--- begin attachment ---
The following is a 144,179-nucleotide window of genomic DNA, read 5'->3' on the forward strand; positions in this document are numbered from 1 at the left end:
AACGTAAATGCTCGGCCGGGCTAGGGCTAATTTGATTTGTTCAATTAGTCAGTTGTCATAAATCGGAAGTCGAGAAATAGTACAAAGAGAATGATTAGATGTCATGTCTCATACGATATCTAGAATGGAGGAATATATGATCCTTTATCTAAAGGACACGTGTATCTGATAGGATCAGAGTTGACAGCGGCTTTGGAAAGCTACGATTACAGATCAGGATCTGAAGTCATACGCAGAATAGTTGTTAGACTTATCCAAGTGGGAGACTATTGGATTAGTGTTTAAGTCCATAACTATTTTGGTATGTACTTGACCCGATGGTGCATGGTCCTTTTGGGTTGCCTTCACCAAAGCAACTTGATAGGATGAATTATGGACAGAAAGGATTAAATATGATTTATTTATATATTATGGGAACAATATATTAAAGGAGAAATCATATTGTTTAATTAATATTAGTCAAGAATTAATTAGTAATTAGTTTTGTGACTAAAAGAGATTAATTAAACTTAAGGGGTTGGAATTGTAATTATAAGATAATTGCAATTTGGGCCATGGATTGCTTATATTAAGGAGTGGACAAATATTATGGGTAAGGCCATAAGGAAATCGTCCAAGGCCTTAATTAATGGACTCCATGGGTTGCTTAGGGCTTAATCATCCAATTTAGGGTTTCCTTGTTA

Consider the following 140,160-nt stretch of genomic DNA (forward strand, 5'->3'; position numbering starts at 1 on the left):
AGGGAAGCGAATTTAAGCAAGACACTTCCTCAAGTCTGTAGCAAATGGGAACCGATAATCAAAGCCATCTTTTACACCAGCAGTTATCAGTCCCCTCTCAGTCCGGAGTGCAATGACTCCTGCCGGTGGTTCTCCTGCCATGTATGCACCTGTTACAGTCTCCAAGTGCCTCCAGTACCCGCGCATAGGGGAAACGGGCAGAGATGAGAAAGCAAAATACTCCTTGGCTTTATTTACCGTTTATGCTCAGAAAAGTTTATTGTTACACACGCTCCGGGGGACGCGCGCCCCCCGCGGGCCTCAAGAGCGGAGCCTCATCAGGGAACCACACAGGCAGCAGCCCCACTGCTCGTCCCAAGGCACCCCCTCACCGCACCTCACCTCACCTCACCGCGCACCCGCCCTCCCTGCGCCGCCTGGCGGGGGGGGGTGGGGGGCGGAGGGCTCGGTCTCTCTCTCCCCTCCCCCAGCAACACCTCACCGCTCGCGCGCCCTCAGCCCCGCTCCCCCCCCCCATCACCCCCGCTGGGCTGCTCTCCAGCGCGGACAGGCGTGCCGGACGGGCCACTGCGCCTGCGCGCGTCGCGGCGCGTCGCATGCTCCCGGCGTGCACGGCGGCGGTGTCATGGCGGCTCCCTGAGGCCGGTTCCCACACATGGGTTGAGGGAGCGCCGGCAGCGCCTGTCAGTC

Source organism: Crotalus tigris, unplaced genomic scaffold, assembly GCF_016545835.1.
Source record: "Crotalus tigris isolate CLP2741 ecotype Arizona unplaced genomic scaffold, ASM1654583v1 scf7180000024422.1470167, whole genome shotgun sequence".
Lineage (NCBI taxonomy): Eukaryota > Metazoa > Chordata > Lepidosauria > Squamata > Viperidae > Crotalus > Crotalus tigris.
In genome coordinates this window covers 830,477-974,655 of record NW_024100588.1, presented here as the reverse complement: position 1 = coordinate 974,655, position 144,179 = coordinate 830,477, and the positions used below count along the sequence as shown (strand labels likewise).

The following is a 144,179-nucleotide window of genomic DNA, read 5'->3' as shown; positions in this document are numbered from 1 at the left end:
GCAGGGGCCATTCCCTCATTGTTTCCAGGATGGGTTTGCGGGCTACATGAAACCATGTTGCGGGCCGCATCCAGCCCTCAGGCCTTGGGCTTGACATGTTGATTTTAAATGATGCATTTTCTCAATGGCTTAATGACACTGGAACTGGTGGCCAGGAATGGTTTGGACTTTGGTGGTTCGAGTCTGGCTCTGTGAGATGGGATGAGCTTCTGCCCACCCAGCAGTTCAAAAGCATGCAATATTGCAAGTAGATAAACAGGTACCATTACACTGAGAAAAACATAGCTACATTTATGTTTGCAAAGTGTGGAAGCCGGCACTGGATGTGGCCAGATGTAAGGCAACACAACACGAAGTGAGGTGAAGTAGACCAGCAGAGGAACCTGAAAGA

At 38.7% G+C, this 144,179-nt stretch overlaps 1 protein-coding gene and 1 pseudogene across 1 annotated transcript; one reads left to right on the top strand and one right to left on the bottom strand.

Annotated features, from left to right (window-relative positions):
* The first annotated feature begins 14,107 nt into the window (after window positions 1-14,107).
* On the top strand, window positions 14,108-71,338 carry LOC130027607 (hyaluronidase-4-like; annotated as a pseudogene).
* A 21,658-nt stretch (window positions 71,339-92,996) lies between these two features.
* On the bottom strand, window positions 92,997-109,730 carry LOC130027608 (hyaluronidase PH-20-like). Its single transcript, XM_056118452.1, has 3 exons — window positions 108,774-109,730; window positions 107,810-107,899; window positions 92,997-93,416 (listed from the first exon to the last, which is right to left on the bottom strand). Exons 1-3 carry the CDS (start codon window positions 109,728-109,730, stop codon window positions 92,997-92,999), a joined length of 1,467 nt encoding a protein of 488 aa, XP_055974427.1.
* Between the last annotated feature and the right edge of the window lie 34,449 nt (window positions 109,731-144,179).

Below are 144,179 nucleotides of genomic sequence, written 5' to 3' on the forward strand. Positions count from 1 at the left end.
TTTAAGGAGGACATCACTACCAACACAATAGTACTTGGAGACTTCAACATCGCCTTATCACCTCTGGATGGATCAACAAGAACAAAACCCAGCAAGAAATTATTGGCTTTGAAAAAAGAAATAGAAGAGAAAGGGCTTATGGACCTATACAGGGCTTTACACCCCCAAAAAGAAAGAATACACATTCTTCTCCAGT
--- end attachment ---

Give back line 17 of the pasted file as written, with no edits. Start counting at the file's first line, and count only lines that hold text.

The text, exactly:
* Between the last annotated feature and the right edge of the window lie 34,449 nt (window positions 109,731-144,179).